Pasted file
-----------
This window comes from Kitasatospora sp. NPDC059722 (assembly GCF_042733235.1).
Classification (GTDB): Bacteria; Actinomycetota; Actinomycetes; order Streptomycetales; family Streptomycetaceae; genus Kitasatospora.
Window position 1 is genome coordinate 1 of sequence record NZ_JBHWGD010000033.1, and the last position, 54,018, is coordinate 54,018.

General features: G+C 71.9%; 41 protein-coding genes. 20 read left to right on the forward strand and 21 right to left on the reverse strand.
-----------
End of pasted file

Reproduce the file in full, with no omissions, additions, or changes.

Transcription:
This window comes from Kitasatospora sp. NPDC059722 (assembly GCF_042733235.1).
Classification (GTDB): Bacteria; Actinomycetota; Actinomycetes; order Streptomycetales; family Streptomycetaceae; genus Kitasatospora.
Window position 1 is genome coordinate 1 of sequence record NZ_JBHWGD010000033.1, and the last position, 54,018, is coordinate 54,018.

General features: G+C 71.9%; 41 protein-coding genes. 20 read left to right on the forward strand and 21 right to left on the reverse strand.